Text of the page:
Listen. This is a story that has to be told.
That was the opening line of the classic Greek tragedy, Medea, that my wife and I attended at Pepperdine over the weekend. If you are familiar with the play, it is a story that you probably wish had never been told. But we continue to show up for resurrections of Euripides’ terrible tale century after century—so maybe it is true that the story is unavoidable.
I try to attend anything produced by the Fine Arts Division Theatre Program at Pepperdine because every production is always fantastic, and given that our friend, Brad, was the director of and that our friend, Lincoln, composed original electronic music for this particular performance, we marked our calendars for Medea months ago. But wow, what a heart-wrenching story.
I remember the name, Euripides, from some high school textbook mostly because I thought it sounded funny. (“Euripides pants and you’re in big trouble, mister!”) But wow, how unhinged must this classic playwright have been to write such a horrible tale of cold-blooded, unthinkable revenge? What demented mind could imagine Medea, the character?
Obviously the mind of one of the more important playwrights in world history.
Maybe there was method to such madness. Maybe Euripides wrote such a messed-up story to shine a light in the ugliest places of our world so that we might sheepishly walk out of a dark theater committed to building a world that is brighter?
I read that Euripides is known as someone whose work sympathized with society’s outcasts. In Medea we encounter someone so powerless that she resorts to maniacal actions to scream at a world in which she had heretofore been silenced. It is only through unimaginable actions that she is heard.
But I hope we do more than hear her screams. I hope that we listen. I hope that we listen because this is a story that has to be told. If not, we may find ourselves destroyed by the last resorts of the voiceless should their predictable actions not be prevented by the only safeguard remaining — the goodness of their own hearts.
My wife and I attended the opening night of Twelve Angry Americans at Malibu High School last Thursday. Nobody does high school theater quite like Malibu High. It was our first time back since our youngest daughter exited high school stage right a couple of years ago, and it was no surprise to discover that Jodi Plaia is still delivering terrific shows. The entire cast was fantastic, and we particularly enjoyed seeing two of our talented high school friends–Dominic (Juror 1) and Taylor (Juror 3)–in starring roles.
Twelve Angry Americans is Twelve Angry Men adjusted for gender equity, and if you are unfamiliar with the story, it is a moving drama of jury deliberations in the murder trial of an inner-city teen that carried a mandatory execution sentence. The play was written and set in the 1950s in the age of McCarthyism and the Civil Rights Movement and portrayed the fragile nature of democracy in a powerful way. Twelve Angry Men hit the big screen starring Henry Fonda before the decade ended in what is now considered an all-time classic film.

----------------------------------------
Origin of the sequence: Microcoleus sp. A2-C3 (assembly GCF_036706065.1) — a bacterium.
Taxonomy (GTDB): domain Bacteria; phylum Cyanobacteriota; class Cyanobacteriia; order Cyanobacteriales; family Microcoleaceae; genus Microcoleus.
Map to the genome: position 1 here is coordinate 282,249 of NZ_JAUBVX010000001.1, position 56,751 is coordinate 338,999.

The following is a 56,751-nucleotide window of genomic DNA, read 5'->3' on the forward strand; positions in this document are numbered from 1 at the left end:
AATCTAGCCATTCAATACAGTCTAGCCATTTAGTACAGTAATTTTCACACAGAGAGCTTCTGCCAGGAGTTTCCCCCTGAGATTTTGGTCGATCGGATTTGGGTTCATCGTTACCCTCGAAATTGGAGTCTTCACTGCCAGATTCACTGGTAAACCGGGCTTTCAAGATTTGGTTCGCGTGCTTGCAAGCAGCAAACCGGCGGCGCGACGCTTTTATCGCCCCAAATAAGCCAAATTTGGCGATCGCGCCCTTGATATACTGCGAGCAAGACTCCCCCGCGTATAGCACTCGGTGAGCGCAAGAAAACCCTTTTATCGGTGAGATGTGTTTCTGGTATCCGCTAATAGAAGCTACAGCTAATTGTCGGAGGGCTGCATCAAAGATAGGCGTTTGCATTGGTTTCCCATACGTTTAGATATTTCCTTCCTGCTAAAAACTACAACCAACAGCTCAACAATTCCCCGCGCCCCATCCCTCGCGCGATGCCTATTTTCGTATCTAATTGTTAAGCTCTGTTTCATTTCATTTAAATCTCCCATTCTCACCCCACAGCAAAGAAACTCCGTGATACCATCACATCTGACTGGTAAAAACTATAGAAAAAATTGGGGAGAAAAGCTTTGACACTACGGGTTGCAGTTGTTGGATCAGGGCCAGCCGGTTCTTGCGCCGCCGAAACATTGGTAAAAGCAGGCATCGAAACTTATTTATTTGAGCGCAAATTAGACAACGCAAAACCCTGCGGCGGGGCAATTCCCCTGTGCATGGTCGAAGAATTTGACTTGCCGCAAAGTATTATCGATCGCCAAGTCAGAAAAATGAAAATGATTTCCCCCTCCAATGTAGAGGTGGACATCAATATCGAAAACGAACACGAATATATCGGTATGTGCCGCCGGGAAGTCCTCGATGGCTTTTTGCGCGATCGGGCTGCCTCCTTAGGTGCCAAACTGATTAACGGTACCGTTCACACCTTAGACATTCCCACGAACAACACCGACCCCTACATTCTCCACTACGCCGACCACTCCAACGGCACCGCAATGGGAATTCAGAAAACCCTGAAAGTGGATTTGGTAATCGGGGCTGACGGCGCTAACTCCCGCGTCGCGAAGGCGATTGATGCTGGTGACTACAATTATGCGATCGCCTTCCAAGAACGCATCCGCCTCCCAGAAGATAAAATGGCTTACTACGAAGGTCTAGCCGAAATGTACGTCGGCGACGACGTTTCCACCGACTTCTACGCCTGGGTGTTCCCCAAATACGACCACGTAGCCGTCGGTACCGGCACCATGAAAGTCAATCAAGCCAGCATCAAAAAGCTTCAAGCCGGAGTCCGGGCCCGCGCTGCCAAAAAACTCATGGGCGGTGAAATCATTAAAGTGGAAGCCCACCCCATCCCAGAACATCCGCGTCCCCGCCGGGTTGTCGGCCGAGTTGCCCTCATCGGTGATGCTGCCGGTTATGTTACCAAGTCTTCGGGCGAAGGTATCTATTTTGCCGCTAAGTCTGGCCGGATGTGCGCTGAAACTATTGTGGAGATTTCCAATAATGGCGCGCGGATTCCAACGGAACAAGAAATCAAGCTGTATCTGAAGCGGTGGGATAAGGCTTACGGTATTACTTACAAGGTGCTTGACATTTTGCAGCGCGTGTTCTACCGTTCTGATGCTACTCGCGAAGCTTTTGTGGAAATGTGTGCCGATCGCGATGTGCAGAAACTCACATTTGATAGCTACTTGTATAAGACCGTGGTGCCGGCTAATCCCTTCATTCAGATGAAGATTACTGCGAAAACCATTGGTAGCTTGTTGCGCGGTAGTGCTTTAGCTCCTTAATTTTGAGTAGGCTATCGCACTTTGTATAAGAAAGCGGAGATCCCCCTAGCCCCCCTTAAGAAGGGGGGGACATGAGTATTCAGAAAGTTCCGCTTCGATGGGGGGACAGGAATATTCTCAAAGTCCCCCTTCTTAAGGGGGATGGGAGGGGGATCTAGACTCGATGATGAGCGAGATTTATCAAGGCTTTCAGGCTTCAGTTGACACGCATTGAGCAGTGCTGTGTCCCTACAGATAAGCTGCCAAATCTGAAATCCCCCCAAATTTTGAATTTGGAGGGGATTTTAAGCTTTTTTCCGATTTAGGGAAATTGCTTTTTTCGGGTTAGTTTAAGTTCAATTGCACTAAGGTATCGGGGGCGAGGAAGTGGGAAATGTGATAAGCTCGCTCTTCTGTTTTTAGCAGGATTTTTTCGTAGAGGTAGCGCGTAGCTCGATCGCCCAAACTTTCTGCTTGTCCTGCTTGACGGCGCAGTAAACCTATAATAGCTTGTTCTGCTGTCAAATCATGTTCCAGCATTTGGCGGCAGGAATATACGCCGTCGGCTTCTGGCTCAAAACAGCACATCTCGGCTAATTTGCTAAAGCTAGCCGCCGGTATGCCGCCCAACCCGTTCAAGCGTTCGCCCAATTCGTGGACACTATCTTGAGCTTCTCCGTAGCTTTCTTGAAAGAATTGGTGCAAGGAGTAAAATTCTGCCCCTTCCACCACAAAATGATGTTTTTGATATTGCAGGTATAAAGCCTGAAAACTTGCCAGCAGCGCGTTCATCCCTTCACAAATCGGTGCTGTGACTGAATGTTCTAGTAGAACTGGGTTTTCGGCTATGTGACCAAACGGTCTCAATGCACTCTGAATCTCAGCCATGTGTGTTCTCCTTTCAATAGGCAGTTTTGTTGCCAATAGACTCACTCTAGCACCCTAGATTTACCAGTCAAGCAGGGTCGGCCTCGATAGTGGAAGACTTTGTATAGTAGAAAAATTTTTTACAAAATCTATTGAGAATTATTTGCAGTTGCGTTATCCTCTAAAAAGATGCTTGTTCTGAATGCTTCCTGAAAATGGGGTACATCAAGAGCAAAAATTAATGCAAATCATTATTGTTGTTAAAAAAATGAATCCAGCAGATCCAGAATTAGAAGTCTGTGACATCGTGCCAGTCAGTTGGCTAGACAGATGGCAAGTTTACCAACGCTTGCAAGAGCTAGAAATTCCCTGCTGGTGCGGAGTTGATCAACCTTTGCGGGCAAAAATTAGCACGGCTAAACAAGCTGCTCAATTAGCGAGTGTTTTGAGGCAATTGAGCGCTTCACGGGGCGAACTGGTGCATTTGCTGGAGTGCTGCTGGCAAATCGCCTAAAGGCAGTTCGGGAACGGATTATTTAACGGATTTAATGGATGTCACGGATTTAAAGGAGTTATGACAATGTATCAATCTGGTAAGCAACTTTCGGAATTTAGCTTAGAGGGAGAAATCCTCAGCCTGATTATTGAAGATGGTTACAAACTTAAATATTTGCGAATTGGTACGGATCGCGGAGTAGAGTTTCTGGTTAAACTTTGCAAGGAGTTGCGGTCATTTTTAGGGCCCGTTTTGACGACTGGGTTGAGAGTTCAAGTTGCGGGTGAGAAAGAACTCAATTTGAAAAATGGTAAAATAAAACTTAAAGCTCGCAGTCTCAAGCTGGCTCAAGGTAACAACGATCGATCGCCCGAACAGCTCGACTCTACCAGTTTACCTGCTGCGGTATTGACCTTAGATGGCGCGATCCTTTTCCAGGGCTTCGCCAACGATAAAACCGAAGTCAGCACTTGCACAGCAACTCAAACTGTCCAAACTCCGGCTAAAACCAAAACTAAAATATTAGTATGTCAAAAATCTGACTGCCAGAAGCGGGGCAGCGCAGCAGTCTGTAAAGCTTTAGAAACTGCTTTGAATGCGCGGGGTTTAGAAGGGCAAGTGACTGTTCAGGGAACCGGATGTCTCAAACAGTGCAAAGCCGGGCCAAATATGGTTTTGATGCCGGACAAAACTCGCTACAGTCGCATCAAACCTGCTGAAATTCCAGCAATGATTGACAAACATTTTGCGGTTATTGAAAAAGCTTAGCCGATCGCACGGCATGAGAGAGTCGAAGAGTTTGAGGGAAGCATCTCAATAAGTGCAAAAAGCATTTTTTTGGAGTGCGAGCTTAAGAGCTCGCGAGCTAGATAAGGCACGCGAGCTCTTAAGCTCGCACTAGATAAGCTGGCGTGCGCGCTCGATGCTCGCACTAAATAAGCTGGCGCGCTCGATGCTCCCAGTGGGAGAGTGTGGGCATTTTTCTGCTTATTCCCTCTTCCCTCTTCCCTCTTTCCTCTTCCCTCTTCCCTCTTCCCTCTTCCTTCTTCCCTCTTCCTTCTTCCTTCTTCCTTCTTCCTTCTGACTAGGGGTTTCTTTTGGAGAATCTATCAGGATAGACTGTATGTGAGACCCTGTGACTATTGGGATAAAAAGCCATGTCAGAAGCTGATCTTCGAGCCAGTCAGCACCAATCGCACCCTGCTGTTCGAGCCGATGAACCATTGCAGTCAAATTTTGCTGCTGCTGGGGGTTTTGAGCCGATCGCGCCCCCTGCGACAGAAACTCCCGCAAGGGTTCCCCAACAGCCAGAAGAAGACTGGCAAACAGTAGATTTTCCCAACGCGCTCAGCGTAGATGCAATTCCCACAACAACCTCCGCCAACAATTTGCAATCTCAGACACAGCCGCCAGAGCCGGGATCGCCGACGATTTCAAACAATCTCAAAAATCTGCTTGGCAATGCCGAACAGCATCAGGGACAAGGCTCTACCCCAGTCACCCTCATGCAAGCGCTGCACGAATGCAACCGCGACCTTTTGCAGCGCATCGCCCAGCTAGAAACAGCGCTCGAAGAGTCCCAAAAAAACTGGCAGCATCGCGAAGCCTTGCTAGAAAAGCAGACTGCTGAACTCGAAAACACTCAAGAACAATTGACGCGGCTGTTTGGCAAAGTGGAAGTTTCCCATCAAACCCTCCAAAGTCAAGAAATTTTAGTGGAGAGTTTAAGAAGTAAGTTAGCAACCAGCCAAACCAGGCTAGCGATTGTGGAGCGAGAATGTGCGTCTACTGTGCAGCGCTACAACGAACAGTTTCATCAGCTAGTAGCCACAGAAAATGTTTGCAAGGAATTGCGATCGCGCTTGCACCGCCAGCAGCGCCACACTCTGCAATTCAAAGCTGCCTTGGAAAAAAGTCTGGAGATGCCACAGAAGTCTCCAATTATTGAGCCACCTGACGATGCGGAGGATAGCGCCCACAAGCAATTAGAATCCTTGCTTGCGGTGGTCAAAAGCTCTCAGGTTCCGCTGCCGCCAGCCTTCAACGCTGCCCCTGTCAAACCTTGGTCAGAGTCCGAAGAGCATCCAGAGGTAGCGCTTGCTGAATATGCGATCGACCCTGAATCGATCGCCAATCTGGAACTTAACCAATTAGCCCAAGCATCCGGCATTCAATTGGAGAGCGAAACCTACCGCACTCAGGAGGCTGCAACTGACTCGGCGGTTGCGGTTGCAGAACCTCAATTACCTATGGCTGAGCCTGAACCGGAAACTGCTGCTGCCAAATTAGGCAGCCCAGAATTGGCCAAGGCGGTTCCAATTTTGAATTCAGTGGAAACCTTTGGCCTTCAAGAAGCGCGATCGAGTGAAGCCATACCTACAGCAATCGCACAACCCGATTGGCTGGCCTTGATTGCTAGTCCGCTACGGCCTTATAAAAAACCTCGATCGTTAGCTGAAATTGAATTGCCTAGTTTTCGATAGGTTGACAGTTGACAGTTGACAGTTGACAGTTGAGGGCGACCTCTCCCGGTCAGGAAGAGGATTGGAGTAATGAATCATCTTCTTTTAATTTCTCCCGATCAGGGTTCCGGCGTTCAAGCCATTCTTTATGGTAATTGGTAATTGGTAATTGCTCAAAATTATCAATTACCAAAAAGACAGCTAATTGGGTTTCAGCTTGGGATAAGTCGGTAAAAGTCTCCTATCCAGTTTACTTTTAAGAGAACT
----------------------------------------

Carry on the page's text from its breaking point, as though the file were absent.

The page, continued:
It was sobering to realize that around the time the play ended on Thursday evening my home state of Arkansas executed its fourth person in eight days after twelve years with zero executions. A law school classmate of mine represented the first to be killed and had shared a poignant description of the final hours just days before. Arkansas tried to execute eight people in eleven days because a drug it uses for executions that has been involved in several botched executions is now difficult to obtain and expires today. It is awful to believe that is true, but apparently that was the motivation behind the rush.
I have definite opinions about the death penalty and am bright enough to realize that not everyone agrees with me — or has to. But I would hope that we would engage in deeper conversations on such a grave issue that would at least prevent situations where a state government races the clock to kill citizens because its controversial prescription is running out.
The real message of Twelve Angry Americans is that we must overcome our individual desires, passions, and prejudices to work together for the good of all. As the play so powerfully shows, that is painful, difficult, courageous, and time-consuming work. It feels like the world is less and less interested in putting in that sort of effort.
I am grateful to the young actors and actresses for the important invitation.
Posted in Original Essays
Tagged arkansas, courage, death penalty, democracy, effort, executions, henry fonda, jodi plaia, malibu high, theater, twelve angry americans, twelve angry men